Between Realities has been a collective research project; an investigation into public space from the perspective of scenography. It has been an attempt to try out and employ artistic tools and ways of thinking in the city centre of Prague, to see what they would reveal or help us to understand both public space and scenography. For 10 days Prague 1, the historical city centre, the protected Unesco site packed with famous highlights has been the stage for our research, our playground, our laboratory.
One can get easily lost in Prague’s little streets that never follow straight lines and are full of people. Lost in space, lost in time, lost in stories and in between realities. Throughout these 10 days, our Outpost Truck has been a steady beacon in the turmoil of the city centre. It found a temporary home at Rytirska 10. The truck was our base camp, WiFi spot, power plug, water supplier, temporary bed, information hub and meeting point all in one. It marked our presence in the city and it attracted attention, but it did so in a strange, subtle kind of way. Yes, packed in white shrinking foil and with our slogans taped to both sides, it stood out clearly, distinct from all the other vehicles parked in the street. But at the same time it was also just a van like any other, from a company you had never heard of, ready to drive off after having delivered goods to a shop in the street. Our Outpost Truck succesfully managed to blend in and stand out at the same time.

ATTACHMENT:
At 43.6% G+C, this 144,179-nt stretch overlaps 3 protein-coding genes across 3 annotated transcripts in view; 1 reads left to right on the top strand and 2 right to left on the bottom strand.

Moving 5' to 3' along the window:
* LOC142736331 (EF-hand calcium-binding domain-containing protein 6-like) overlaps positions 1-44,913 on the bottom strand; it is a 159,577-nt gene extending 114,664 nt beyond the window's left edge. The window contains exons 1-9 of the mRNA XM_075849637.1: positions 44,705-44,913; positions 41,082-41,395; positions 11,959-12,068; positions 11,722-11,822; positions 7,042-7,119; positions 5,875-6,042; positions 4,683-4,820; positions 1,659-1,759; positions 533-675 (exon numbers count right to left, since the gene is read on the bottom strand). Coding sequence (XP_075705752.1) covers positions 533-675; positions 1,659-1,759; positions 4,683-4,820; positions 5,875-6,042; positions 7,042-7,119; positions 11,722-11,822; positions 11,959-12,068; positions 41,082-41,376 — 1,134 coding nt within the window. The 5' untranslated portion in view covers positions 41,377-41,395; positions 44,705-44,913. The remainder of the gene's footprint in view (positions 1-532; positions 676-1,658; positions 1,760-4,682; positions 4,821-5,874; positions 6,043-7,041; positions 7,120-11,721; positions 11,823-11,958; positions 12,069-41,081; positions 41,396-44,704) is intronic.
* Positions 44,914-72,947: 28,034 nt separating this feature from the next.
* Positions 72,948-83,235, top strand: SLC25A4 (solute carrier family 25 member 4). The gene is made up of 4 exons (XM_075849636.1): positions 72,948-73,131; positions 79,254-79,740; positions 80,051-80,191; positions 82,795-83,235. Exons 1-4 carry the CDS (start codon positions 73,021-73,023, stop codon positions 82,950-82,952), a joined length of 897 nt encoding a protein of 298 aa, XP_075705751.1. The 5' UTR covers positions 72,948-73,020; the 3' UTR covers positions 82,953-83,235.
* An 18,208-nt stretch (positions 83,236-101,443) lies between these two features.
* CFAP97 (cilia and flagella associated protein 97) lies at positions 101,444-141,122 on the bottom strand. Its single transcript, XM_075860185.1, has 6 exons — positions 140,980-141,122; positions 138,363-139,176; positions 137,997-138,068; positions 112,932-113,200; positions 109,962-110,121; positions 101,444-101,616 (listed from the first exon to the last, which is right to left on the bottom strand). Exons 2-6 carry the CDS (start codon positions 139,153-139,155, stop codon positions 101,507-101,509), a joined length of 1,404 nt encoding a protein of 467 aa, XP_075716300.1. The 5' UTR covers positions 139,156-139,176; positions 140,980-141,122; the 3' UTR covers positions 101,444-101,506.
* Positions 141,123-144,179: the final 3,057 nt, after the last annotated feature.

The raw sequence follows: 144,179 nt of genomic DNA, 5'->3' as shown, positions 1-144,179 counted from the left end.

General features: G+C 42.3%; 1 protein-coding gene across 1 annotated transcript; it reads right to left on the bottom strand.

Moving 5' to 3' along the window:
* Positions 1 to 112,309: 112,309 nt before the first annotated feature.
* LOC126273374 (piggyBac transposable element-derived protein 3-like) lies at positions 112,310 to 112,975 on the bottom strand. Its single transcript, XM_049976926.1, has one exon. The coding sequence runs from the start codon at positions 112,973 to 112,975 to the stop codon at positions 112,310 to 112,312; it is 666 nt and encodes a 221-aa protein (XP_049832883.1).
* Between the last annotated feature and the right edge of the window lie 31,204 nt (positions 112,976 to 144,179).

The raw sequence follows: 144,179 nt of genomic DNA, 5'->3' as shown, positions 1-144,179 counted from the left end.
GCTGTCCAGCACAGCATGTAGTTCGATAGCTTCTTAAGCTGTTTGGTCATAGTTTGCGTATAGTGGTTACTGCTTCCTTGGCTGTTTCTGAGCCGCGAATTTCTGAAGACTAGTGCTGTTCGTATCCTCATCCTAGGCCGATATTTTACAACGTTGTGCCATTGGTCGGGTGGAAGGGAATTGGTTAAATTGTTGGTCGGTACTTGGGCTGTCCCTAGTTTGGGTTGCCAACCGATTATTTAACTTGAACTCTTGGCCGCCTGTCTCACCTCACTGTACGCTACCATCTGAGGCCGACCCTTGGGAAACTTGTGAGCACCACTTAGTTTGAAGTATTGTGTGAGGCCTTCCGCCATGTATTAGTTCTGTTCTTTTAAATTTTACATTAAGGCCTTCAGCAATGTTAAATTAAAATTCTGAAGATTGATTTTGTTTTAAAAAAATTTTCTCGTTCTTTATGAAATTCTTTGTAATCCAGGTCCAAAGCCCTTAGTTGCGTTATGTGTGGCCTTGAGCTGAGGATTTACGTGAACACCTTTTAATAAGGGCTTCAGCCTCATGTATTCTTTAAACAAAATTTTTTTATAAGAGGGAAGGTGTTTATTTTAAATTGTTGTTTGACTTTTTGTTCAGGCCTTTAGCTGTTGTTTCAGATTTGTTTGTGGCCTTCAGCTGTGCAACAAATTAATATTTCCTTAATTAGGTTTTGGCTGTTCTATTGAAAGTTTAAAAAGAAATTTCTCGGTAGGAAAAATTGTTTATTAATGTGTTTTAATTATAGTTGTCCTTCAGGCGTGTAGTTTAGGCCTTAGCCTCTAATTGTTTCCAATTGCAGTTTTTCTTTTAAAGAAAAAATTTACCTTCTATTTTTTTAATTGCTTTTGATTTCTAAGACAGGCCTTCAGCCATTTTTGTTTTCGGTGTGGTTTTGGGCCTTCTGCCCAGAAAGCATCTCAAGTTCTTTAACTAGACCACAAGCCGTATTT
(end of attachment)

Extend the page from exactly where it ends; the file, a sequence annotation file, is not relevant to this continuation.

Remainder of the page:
Encountering the truck from the front, people would see a normal van and only in passing, they would read the texts, turn their head and to their surprise, see a small office at the rear, with people working in it. Our Outpost Truck made casual passersby look twice, check their pace for a moment, but not stop them dead in their tracks. A small poetic gesture in the banality of the street. A fleeting moment of surprise, confusion or bewilderment.
Within days it was as if the van had always been here on this street, on this spot. Part of the scenery, ready to become part of the folklore, people telling each other stories about how they vividly they remember the day the truck had appeared on the street out of nowhere. People and things come and go in the city, sometimes they stay, but the stage is never fixed and there is a constant change of scenes. A lot has happened during the short period of time our Outpost Truck was parked at Rytirksa 10.
Our truck appeared on stage, while a bench close by disappeared. Apparently the authorities were not happy with the invitation it extended to beggars to sit, eat, sleep and drink on it, and decided it had to go. While the bench made a forced exit, a blue chair on a red pole entered the scene. Up till today we still haven’t found out how it got there, but people in the street started to realize that our truck was not actually a truck, but an art project, part of the Prague Quadriennal, nothing to worry about and something that you could approach without any kind of danger. Apparently not only in the theatre, but also on the streets, objects can transform themselves and take on another meaning, depending on how they are framed or what we choose to see in them.
The refuse bins situated next to our truck know all about this. Here the local shops and residents come to throw away their garbage, mainly cardboard boxes. But because the bins are often full, boxes are piled up next to them. What seem like ordinary cardboard boxes to some provides raw artistic material for others as became clear when a man came to cut out stories and transformed the pile of waste cardboard into a storyboard.
The cardboard could only briefly enjoy its newly acquired status as art. When the garbage men came to empty the bins they did not hesitate to pick everything up and clear the site. After the applause had died away – yes, they did look a bit surprised – it looked as if nothing out of ordinary had happened. But those who witnessed the scene still know what potential these bins harbour.
Conitue reading at TALKING AND WALKING OUR WAY BACK: THE ROUTE